We can apply this rule of thumb to any job or any company to assist in identifying new opportunities for the use of AI. If you imagine for a second that predictions are cheap and accurate, and you can automate repetitive and narrow tasks, how can that affect your job or the way your company operates? By asking this question and using the rule of thumb of automation as a guide, you may be surprised by the number of potential tasks around you that are prime candidates for intelligence augmentation. Here are some examples:
Lead scoring: Instead of having sales professionals spend time determining which leads they should prioritize by analyzing the same set of parameters over and over, they could use machine intelligence to quickly generate a short list of qualified leads.
Customer service: Typically, a customer service department deals with a wide spectrum of cases, from rare and complicated to common and simple. A business could delegate the latter to an AI system, freeing up agents’ time and allowing them to focus on harder and more time-consuming cases.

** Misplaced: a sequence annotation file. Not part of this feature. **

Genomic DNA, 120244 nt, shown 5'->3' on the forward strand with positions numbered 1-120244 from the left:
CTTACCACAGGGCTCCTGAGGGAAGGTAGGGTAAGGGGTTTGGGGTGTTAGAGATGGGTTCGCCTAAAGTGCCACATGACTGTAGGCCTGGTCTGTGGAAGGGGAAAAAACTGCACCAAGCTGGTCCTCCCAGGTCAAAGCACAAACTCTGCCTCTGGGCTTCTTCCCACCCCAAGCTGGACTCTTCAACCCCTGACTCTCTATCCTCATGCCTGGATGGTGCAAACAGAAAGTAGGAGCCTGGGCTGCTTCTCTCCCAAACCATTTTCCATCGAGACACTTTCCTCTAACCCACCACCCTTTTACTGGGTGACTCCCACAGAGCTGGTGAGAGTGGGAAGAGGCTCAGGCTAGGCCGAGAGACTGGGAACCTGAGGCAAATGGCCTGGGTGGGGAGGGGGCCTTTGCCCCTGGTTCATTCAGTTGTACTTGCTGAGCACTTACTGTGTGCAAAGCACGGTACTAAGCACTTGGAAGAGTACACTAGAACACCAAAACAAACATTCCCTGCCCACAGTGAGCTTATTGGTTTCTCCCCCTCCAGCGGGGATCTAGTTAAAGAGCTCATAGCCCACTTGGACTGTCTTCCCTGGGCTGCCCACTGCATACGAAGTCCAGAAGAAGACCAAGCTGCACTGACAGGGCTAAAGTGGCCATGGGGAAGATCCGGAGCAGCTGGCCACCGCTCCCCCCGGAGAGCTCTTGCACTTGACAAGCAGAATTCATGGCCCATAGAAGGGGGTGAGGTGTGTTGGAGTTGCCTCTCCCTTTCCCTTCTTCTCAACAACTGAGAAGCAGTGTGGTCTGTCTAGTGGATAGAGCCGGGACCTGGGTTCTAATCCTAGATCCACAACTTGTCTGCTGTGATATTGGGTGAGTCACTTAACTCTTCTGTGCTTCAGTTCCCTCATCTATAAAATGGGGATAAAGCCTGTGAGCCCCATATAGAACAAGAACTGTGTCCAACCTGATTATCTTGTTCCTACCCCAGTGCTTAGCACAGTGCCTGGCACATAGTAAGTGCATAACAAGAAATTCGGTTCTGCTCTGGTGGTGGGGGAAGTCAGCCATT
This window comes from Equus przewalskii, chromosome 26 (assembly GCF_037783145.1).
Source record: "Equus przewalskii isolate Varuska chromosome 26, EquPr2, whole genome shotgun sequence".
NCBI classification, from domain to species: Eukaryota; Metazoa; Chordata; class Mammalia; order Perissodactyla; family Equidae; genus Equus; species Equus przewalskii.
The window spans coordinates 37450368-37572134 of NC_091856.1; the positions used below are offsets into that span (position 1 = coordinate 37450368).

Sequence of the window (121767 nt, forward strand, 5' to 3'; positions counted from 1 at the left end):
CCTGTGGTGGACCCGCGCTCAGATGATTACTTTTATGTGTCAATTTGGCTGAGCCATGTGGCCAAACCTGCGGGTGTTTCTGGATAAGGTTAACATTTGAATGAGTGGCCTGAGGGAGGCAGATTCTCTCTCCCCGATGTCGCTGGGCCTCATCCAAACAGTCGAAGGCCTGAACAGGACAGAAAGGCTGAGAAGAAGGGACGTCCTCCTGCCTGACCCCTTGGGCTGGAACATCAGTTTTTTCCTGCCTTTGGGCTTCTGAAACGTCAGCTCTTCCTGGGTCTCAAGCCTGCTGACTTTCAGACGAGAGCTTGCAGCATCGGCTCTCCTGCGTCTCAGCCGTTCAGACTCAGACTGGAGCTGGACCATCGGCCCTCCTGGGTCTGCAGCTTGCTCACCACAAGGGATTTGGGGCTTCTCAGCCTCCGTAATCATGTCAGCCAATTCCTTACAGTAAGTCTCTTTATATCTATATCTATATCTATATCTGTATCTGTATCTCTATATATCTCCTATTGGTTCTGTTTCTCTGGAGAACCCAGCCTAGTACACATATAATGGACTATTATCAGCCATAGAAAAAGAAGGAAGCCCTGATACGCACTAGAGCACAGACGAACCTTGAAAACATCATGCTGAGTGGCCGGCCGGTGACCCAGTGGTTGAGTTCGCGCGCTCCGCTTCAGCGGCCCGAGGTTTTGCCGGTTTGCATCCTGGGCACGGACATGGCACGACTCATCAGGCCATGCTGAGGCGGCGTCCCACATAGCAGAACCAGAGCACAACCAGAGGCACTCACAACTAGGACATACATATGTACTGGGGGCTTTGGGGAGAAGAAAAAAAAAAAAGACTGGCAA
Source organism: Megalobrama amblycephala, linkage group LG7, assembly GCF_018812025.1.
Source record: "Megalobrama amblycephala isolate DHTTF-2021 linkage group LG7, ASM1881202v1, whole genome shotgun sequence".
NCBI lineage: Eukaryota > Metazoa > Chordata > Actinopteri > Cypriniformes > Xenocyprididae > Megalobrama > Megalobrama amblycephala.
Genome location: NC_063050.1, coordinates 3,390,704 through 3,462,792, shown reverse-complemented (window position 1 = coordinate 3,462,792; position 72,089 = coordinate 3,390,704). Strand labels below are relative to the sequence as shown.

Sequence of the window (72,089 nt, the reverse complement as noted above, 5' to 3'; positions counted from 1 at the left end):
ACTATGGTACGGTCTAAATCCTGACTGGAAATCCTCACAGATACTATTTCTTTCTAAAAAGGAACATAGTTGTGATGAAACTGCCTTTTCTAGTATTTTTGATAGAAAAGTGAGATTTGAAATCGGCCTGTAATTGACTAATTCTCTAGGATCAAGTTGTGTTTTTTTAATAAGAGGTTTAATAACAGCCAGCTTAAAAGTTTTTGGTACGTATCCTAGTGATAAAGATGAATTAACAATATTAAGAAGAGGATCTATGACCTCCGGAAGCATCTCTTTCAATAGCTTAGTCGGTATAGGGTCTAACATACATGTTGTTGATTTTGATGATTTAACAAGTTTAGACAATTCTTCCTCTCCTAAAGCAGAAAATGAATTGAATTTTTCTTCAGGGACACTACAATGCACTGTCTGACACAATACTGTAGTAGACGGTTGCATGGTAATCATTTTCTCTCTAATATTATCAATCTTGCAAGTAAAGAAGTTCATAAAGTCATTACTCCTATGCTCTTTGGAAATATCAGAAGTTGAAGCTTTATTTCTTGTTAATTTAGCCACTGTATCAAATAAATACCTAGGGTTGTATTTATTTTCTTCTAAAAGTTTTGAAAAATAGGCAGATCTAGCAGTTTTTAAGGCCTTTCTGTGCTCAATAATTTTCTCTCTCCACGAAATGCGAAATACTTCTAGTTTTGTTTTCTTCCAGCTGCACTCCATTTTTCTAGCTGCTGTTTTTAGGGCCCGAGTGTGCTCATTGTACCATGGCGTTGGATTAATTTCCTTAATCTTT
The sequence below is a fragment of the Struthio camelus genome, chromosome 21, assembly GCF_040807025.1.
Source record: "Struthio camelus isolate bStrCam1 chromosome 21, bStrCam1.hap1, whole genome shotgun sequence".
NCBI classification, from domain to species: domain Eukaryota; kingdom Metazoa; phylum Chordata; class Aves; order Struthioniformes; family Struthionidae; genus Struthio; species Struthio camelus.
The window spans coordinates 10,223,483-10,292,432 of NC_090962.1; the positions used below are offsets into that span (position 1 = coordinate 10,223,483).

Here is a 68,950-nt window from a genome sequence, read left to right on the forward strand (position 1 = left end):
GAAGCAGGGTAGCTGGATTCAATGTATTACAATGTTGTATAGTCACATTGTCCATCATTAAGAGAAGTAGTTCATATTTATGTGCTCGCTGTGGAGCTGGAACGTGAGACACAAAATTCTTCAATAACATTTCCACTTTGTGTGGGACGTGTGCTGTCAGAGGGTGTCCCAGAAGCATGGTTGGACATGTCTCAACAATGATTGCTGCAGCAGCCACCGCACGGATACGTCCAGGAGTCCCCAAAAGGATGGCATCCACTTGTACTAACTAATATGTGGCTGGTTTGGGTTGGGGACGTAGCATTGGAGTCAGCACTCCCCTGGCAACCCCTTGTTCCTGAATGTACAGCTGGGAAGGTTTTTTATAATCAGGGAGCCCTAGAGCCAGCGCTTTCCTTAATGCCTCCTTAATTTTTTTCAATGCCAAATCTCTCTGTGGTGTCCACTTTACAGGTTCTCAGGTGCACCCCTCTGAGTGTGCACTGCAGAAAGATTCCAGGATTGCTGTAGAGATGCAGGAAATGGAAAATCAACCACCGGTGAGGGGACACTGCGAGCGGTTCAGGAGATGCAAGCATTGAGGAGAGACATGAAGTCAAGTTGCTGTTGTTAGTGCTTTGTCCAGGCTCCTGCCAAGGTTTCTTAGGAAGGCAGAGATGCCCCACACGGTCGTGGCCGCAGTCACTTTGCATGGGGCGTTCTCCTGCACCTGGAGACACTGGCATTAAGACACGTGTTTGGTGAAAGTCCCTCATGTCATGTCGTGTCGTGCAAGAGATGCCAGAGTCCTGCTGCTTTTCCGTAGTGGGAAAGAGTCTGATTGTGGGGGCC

Optimizing marketing strategies: Data is ubiquitous in the marketing world. Unsurprisingly, the role machine intelligence plays in helping with decision making has grown steadily. From optimizing channel mix to helping with experimentation, AI allows marketers to spend more time thinking about their customers and less time tinkering with campaign optimization.